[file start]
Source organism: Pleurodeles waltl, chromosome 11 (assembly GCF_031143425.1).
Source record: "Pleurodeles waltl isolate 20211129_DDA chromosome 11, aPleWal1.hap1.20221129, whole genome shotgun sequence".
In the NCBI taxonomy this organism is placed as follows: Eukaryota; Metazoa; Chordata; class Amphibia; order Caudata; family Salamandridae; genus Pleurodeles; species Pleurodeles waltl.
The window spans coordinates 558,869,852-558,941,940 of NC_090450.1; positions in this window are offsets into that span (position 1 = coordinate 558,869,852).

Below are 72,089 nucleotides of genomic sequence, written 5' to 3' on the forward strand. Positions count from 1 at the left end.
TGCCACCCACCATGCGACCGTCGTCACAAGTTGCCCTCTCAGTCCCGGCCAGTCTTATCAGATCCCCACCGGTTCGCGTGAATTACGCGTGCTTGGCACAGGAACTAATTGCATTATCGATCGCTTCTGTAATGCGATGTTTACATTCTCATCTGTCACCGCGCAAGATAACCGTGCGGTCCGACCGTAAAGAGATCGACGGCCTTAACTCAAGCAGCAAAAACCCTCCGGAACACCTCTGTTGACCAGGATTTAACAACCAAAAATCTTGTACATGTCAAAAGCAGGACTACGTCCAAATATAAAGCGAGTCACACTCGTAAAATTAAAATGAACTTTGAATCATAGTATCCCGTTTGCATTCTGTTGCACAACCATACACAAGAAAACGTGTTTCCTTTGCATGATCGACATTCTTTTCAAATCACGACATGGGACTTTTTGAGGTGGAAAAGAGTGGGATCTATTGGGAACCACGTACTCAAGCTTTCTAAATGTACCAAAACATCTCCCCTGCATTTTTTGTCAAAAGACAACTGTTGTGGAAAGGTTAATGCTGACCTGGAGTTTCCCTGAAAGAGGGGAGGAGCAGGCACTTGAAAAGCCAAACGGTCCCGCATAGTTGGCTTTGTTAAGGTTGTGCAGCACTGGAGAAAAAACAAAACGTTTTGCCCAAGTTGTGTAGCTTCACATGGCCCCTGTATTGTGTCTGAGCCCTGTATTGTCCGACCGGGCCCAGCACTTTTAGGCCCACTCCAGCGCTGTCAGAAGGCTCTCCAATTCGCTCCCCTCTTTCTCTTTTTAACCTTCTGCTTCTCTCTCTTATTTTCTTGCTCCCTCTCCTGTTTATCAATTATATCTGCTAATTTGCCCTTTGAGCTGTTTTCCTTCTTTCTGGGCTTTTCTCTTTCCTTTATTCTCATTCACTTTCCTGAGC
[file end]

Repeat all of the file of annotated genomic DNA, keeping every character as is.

Source organism: Pleurodeles waltl, chromosome 11 (assembly GCF_031143425.1).
Source record: "Pleurodeles waltl isolate 20211129_DDA chromosome 11, aPleWal1.hap1.20221129, whole genome shotgun sequence".
In the NCBI taxonomy this organism is placed as follows: Eukaryota; Metazoa; Chordata; class Amphibia; order Caudata; family Salamandridae; genus Pleurodeles; species Pleurodeles waltl.
The window spans coordinates 558,869,852-558,941,940 of NC_090450.1; positions in this window are offsets into that span (position 1 = coordinate 558,869,852).

Below are 72,089 nucleotides of genomic sequence, written 5' to 3' on the forward strand. Positions count from 1 at the left end.
TGCCACCCACCATGCGACCGTCGTCACAAGTTGCCCTCTCAGTCCCGGCCAGTCTTATCAGATCCCCACCGGTTCGCGTGAATTACGCGTGCTTGGCACAGGAACTAATTGCATTATCGATCGCTTCTGTAATGCGATGTTTACATTCTCATCTGTCACCGCGCAAGATAACCGTGCGGTCCGACCGTAAAGAGATCGACGGCCTTAACTCAAGCAGCAAAAACCCTCCGGAACACCTCTGTTGACCAGGATTTAACAACCAAAAATCTTGTACATGTCAAAAGCAGGACTACGTCCAAATATAAAGCGAGTCACACTCGTAAAATTAAAATGAACTTTGAATCATAGTATCCCGTTTGCATTCTGTTGCACAACCATACACAAGAAAACGTGTTTCCTTTGCATGATCGACATTCTTTTCAAATCACGACATGGGACTTTTTGAGGTGGAAAAGAGTGGGATCTATTGGGAACCACGTACTCAAGCTTTCTAAATGTACCAAAACATCTCCCCTGCATTTTTTGTCAAAAGACAACTGTTGTGGAAAGGTTAATGCTGACCTGGAGTTTCCCTGAAAGAGGGGAGGAGCAGGCACTTGAAAAGCCAAACGGTCCCGCATAGTTGGCTTTGTTAAGGTTGTGCAGCACTGGAGAAAAAACAAAACGTTTTGCCCAAGTTGTGTAGCTTCACATGGCCCCTGTATTGTGTCTGAGCCCTGTATTGTCCGACCGGGCCCAGCACTTTTAGGCCCACTCCAGCGCTGTCAGAAGGCTCTCCAATTCGCTCCCCTCTTTCTCTTTTTAACCTTCTGCTTCTCTCTCTTATTTTCTTGCTCCCTCTCCTGTTTATCAATTATATCTGCTAATTTGCCCTTTGAGCTGTTTTCCTTCTTTCTGGGCTTTTCTCTTTCCTTTATTCTCATTCACTTTCCTGAGC